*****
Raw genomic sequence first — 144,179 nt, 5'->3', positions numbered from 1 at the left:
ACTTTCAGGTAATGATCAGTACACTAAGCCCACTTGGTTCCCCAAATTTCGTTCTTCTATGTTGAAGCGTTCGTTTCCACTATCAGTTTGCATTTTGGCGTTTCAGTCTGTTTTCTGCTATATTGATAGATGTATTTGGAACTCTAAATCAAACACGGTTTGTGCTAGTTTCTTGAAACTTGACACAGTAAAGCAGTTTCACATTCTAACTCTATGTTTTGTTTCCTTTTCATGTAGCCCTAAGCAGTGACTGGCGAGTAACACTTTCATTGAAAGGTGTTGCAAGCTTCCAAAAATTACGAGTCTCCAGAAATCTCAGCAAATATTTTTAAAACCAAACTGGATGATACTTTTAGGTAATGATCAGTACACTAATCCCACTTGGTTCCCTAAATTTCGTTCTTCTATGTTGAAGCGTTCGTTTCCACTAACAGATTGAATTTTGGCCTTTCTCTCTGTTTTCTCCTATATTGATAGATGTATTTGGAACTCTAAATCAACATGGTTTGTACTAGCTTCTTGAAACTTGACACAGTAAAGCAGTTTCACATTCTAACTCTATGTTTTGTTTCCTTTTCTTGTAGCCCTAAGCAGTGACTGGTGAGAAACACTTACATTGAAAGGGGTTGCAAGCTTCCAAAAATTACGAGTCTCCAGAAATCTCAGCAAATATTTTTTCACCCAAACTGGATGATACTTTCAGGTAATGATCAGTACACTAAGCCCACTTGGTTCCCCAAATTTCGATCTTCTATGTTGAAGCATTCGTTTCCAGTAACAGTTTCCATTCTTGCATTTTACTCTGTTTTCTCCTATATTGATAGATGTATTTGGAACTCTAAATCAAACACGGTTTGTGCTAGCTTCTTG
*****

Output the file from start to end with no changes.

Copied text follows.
Raw genomic sequence first — 144,179 nt, 5'->3', positions numbered from 1 at the left:
ACTTTCAGGTAATGATCAGTACACTAAGCCCACTTGGTTCCCCAAATTTCGTTCTTCTATGTTGAAGCGTTCGTTTCCACTATCAGTTTGCATTTTGGCGTTTCAGTCTGTTTTCTGCTATATTGATAGATGTATTTGGAACTCTAAATCAAACACGGTTTGTGCTAGTTTCTTGAAACTTGACACAGTAAAGCAGTTTCACATTCTAACTCTATGTTTTGTTTCCTTTTCATGTAGCCCTAAGCAGTGACTGGCGAGTAACACTTTCATTGAAAGGTGTTGCAAGCTTCCAAAAATTACGAGTCTCCAGAAATCTCAGCAAATATTTTTAAAACCAAACTGGATGATACTTTTAGGTAATGATCAGTACACTAATCCCACTTGGTTCCCTAAATTTCGTTCTTCTATGTTGAAGCGTTCGTTTCCACTAACAGATTGAATTTTGGCCTTTCTCTCTGTTTTCTCCTATATTGATAGATGTATTTGGAACTCTAAATCAACATGGTTTGTACTAGCTTCTTGAAACTTGACACAGTAAAGCAGTTTCACATTCTAACTCTATGTTTTGTTTCCTTTTCTTGTAGCCCTAAGCAGTGACTGGTGAGAAACACTTACATTGAAAGGGGTTGCAAGCTTCCAAAAATTACGAGTCTCCAGAAATCTCAGCAAATATTTTTTCACCCAAACTGGATGATACTTTCAGGTAATGATCAGTACACTAAGCCCACTTGGTTCCCCAAATTTCGATCTTCTATGTTGAAGCATTCGTTTCCAGTAACAGTTTCCATTCTTGCATTTTACTCTGTTTTCTCCTATATTGATAGATGTATTTGGAACTCTAAATCAAACACGGTTTGTGCTAGCTTCTTG